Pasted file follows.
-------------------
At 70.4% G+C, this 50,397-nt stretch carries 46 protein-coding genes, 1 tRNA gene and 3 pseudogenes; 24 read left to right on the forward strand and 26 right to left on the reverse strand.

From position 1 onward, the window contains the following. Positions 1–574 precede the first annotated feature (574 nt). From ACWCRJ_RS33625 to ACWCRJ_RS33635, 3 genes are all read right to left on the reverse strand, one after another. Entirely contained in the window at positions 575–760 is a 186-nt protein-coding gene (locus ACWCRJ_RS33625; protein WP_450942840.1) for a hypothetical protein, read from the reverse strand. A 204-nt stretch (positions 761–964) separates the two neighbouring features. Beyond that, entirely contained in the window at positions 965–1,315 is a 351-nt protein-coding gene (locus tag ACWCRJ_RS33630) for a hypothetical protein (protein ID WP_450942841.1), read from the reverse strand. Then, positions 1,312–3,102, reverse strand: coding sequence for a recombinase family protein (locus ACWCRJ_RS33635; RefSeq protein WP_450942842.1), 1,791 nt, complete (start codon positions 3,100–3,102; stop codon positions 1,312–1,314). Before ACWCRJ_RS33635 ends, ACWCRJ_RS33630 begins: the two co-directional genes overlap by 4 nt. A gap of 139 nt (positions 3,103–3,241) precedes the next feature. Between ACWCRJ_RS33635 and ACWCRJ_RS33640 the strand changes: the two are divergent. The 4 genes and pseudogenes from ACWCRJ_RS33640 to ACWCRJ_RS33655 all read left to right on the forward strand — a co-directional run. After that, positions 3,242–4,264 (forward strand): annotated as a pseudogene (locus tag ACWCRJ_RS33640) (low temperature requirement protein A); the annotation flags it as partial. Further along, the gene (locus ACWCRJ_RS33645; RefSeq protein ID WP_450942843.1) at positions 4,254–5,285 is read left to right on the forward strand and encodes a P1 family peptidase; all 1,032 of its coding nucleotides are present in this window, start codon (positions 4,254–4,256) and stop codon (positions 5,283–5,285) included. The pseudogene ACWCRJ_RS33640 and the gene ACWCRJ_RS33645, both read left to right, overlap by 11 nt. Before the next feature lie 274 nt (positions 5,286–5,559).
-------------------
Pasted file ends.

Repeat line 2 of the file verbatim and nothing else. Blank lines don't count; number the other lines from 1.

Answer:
From position 1 onward, the window contains the following. Positions 1–574 precede the first annotated feature (574 nt). From ACWCRJ_RS33625 to ACWCRJ_RS33635, 3 genes are all read right to left on the reverse strand, one after another. Entirely contained in the window at positions 575–760 is a 186-nt protein-coding gene (locus ACWCRJ_RS33625; protein WP_450942840.1) for a hypothetical protein, read from the reverse strand. A 204-nt stretch (positions 761–964) separates the two neighbouring features. Beyond that, entirely contained in the window at positions 965–1,315 is a 351-nt protein-coding gene (locus tag ACWCRJ_RS33630) for a hypothetical protein (protein ID WP_450942841.1), read from the reverse strand. Then, positions 1,312–3,102, reverse strand: coding sequence for a recombinase family protein (locus ACWCRJ_RS33635; RefSeq protein WP_450942842.1), 1,791 nt, complete (start codon positions 3,100–3,102; stop codon positions 1,312–1,314). Before ACWCRJ_RS33635 ends, ACWCRJ_RS33630 begins: the two co-directional genes overlap by 4 nt. A gap of 139 nt (positions 3,103–3,241) precedes the next feature. Between ACWCRJ_RS33635 and ACWCRJ_RS33640 the strand changes: the two are divergent. The 4 genes and pseudogenes from ACWCRJ_RS33640 to ACWCRJ_RS33655 all read left to right on the forward strand — a co-directional run. After that, positions 3,242–4,264 (forward strand): annotated as a pseudogene (locus tag ACWCRJ_RS33640) (low temperature requirement protein A); the annotation flags it as partial. Further along, the gene (locus ACWCRJ_RS33645; RefSeq protein ID WP_450942843.1) at positions 4,254–5,285 is read left to right on the forward strand and encodes a P1 family peptidase; all 1,032 of its coding nucleotides are present in this window, start codon (positions 4,254–4,256) and stop codon (positions 5,283–5,285) included. The pseudogene ACWCRJ_RS33640 and the gene ACWCRJ_RS33645, both read left to right, overlap by 11 nt. Before the next feature lie 274 nt (positions 5,286–5,559).